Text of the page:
of Refugees, by means, for example, of an additional protocol. The subject has fallen to some extent under the radar of international surveillance, as on the one hand, climate change has until now provoked movement internally, within countries, rather than over borders, and on the other, the acuteness of the refugee crisis resulting from the management of the fallout of war has overshadowed concern for environmental migration. In addition, some intentional short-sightedness may be suspected on the part of politicians, as the enormous implications of the problem are difficult to communicate, and mobilising voters on a subject which seems distant and unclear is a complicated task.
42. Nevertheless, the decision makers and international organisations must begin to anticipate the forced migration which will result from climate change and answer the questions it raises, namely whether the current refugee regime based on the Geneva Conventions, with its fixed set of refugee rights, can be extended to cover a group of refugees that is many times larger than that which is currently covered. Such an extension could even produce a trade-off between climate refugees and the (political) refugees protected under the Geneva Convention. The UNHCR has a variety of programmes for environmental/climate refugees, and environmentally internally displaced persons fall under the Guiding Principles on Internal Displacement of the Office of the High Commissioner for Human Rights.
43. The current legal regime on refugees provides only marginal protection, with no specific mandate, to climate refugees, which the UNHCR indeed prefers to call “environmentally displaced persons”, because of the legal rights that the intergovernmental system currently bestows upon refugees as persons who cannot avail themselves of the protection of their home State for fear of (political) persecution. The main responsibility is placed with their home countries, which contradicts the global responsibility for the victims of climate change. In addition, the maximum number of persons the UNHCR can currently deal with is only a fraction of the additional number of climate refugees that many studies predict for 2050.
44. António Guterres became United Nations Secretary-General on 1 January 2017 after serving as United Nations High Commissioner for Refugees. He has declared himself “strongly opposed” to the extension of the Geneva Convention by creating a “climate refugee” status. Instead, he urges for better global protection, perhaps contained in a new convention which would be inspired by the Nansen Initiative, which has been launched by Switzerland, Norway, Australia, Germany, Bangladesh, the Philippines, Costa Rica, Mexico and Kenya, to create solidarity mechanisms.
45. At all events, existing governance arrangements are not sufficient to cope with the looming climate “refugee” crisis, so new frameworks should be discussed and agreed internationally, taking into account the specificities of displacement due to the environment (the minimal chance of return, the predictability of situations, the collective rights of the communities concerned, the need for international assistance to be given to specific third countries and regions).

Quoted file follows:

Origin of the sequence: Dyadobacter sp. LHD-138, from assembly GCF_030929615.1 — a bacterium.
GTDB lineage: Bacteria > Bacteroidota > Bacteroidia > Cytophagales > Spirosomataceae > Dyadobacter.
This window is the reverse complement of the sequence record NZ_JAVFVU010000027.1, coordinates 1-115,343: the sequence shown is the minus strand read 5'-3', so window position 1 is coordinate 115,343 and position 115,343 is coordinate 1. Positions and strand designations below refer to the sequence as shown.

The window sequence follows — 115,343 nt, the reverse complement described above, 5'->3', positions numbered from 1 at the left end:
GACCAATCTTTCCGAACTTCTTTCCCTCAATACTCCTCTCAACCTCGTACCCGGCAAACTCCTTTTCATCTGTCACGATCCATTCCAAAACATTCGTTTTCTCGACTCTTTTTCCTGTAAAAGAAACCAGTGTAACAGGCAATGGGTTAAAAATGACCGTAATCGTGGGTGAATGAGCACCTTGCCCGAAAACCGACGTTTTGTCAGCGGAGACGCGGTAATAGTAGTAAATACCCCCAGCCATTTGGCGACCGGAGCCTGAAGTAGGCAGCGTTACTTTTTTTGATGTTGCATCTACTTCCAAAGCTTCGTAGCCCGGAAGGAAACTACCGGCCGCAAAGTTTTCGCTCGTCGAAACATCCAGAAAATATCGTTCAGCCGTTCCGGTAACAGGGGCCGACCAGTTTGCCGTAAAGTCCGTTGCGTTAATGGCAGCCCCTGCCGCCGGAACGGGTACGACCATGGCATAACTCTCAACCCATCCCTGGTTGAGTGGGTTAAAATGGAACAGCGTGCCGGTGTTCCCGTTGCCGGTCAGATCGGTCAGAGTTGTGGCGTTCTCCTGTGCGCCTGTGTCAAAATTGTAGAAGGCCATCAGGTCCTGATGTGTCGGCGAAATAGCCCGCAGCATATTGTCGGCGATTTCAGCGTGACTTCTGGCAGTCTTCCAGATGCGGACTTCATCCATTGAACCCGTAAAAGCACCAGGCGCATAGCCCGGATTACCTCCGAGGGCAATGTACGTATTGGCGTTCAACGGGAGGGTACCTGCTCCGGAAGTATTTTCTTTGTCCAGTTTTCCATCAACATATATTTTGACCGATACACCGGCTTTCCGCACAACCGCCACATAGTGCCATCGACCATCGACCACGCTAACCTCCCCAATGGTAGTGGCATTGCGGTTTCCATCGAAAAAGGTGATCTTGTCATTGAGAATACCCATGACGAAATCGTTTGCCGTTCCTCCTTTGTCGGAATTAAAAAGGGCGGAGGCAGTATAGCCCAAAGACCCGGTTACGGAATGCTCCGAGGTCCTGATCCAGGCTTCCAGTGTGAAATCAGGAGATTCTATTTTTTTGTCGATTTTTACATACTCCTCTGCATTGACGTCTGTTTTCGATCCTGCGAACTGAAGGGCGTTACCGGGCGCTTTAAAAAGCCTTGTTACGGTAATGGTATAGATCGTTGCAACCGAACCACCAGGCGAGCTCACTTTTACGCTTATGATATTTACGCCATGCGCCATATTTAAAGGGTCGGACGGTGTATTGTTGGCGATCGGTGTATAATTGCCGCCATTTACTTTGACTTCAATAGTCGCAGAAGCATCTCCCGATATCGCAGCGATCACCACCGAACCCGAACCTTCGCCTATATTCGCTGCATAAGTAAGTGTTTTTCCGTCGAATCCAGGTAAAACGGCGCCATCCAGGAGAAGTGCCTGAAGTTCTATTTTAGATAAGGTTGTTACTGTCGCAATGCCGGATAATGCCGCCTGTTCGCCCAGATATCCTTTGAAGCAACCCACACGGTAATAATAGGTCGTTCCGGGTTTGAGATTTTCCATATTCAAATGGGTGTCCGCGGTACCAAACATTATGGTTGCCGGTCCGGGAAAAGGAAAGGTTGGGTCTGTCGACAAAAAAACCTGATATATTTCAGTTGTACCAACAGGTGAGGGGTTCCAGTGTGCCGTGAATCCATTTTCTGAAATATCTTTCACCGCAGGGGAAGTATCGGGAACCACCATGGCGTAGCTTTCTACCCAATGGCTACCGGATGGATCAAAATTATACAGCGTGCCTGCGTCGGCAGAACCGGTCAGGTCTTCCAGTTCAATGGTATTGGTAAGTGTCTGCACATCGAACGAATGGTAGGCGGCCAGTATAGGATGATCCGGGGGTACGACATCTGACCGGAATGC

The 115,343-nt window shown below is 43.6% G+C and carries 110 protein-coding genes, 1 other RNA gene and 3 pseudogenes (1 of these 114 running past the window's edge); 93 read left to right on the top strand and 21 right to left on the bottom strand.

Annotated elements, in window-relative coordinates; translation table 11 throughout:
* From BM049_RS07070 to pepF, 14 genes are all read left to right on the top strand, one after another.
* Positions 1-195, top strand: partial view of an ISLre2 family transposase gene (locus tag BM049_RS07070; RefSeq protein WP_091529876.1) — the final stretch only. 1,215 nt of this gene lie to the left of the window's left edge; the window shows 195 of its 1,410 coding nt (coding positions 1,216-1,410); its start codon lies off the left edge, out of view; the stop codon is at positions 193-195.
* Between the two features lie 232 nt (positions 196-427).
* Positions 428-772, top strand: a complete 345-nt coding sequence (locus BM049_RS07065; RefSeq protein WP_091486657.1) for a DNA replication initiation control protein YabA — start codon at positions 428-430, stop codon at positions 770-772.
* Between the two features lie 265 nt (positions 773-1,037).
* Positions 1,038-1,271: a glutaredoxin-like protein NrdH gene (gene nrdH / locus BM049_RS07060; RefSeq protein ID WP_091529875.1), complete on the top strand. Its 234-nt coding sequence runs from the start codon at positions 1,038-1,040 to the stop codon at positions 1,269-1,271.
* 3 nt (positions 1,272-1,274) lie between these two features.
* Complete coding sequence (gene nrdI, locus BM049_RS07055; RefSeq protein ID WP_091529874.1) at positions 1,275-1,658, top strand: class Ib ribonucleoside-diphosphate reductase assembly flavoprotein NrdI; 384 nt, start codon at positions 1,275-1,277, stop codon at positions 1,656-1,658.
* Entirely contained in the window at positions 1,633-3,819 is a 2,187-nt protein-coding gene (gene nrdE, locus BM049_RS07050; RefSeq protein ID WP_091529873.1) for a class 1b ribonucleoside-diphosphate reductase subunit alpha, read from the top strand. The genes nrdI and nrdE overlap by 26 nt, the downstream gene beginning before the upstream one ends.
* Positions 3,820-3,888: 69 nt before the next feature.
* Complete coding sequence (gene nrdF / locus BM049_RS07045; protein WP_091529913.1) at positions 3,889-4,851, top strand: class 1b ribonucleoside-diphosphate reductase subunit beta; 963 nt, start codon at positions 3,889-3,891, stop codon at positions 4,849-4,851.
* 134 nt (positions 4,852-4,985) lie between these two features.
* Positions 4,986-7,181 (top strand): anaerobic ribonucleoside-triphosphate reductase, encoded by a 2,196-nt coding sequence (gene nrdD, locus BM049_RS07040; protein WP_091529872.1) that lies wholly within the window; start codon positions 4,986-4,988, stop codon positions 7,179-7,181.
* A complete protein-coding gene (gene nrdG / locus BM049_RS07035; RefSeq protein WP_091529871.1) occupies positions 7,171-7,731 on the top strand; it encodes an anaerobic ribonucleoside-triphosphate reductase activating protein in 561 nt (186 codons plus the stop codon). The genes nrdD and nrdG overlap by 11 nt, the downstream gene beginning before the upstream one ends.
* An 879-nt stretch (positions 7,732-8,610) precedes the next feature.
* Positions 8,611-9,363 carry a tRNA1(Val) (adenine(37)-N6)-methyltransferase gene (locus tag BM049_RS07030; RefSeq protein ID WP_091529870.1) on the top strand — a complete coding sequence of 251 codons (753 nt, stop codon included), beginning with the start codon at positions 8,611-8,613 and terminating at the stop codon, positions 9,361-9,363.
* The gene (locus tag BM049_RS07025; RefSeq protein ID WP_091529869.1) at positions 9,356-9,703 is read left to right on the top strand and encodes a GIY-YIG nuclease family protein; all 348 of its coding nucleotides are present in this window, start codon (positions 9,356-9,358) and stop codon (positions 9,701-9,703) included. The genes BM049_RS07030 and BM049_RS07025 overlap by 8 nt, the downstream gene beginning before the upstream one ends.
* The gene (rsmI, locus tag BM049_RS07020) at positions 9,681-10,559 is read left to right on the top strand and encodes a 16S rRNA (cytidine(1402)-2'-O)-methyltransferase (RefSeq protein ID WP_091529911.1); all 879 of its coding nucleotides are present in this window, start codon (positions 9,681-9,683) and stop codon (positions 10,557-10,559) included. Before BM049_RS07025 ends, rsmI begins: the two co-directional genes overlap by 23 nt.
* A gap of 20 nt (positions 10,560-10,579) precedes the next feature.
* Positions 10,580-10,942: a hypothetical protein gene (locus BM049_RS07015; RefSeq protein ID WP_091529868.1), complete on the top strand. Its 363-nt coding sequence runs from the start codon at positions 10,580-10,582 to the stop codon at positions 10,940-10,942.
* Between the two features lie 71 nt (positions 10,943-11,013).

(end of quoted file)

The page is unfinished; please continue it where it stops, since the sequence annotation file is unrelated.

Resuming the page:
7. Conclusions

46. The need to find comprehensive humanitarian and political responses to the refugee crisis is becoming ever more urgent. In my work on this report, it was extremely frustrating to realise that most of the potential immediate and viable solutions, as well as roadmaps for future sustainable migration management, are present and exist at both international and national levels. The problem lies in the effective implementation of policies on the ground and in the fulfilment of promised and pledges by European States; this is therefore the main message of the present report.
47. Comprehensive solutions must involve dialogue with countries in situations of armed conflict, implementation of relevant international treaties, in particular the 1951 Geneva Convention and its 1967 Protocol, the European Convention on Human Rights and the United Nations Convention for the Protection of the Rights of the Child. States must continue their denunciation of cases of abuse of human rights of refugees and asylum seekers where and when they occur, and governments should be systematically called to account over such cases. Efficient transnational information systems must be maintained and developed.
48. The protection of the fundamental rights of migrants should be equal wherever they find themselves, but there are no universal solutions to the challenges of migration countries which suit the very different geographical, economic, social and cultural situations. States should have the liberty to seek appropriate solutions while complying with international law and sharing best practices. Migration of all types will be an increasing feature of the world’s societies in the foreseeable future, and as a consequence the chances of well-being for tomorrow’s civilisations depend on the effective protection of the fundamental rights of people on the move, especially refugees, who have been deprived of the individual possibility and collective capacity to ensure their livelihood. Immigration into Europe is necessary for renewed dynamic and modernisation of societies and their cultures and is an absolute necessity for Europe’s survival of the “demographic winter”.